Splines are a great way to build many otherwise difficult joints, and they are easy to make and very elegant when you use a contrasting wood for the spline. Over here a full kerf blade is 1/8th inch wide. Not sure about Euro saw blade width, but that is slightly more than the thickness you will need for the spline. One of the pictures shows how you set the blade to 45 degrees and cut the mitered joint spline

Making the same thing several times and learning from each try is a wonderful way to learn, especially when you are just starting. You have two of the most basic shop tools already, so you're off to a good start. The only other must have is a good sized bench model drill press. With those three tools and a few hand tools, you can make a LOT of things. Once you master those tools you will probably want to add more.

If I were starting over, knowing what I know now, I'd get a few of the following, a very good block plane, the small hand model about 125-150mm long low angle block plane (at least $100 U.S., and probably available used for a little less, and a good set of at least four sizes of highest quality chisels you can afford. You will need to learn to sharpen those tools so you can shave hair on your arm with them, but there are lots of videos on sharpening using simple sand paper.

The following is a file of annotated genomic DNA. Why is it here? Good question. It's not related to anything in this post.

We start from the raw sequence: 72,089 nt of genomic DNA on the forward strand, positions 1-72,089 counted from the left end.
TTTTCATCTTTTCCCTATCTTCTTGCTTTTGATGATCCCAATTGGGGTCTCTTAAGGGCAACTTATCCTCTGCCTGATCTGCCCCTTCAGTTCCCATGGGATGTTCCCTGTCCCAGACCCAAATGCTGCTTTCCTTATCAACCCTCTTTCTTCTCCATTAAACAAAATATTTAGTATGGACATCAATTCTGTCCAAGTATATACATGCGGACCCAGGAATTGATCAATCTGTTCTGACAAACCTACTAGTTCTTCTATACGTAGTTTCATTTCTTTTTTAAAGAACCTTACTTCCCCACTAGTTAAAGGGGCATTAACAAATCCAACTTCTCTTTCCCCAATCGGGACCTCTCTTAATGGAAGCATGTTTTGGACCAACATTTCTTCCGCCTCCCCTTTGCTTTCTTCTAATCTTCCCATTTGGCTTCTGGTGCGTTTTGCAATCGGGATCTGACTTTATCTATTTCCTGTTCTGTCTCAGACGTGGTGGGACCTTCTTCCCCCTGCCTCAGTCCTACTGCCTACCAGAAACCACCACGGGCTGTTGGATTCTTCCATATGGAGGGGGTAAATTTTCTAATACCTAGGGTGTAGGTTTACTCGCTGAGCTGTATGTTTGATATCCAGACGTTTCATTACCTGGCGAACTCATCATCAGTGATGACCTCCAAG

Another tool I really didn't think much about until I got one is a decent sized band saw. The one I use most is about 10 inches, but if I had just one, I'd get a 14 inch model. These are remarkably versatile tools.

I would also suggest you start accumulating clamps. Over here we have economy model clamps from a company called Harbor Freight so the most often used, the 10-12 inch F shaped clamps are only about $3 each. But you will gradually want to add some longer ones as you take on larger projects, such as cases to mount your tools on and store your shop items in.

You'll soon begin to run into a lot of terms and methods that might seem overwhelming at first, but just keep tackling one at a time and you'll soon be turning out good stuff. BTW, the pdfs Stick posted are like a free textbook on safety and all kinds of aspects of woodworking.

And just about everyone here is very happy to answer questions and suggest ways to get things done.
We are all happy you joined the fun.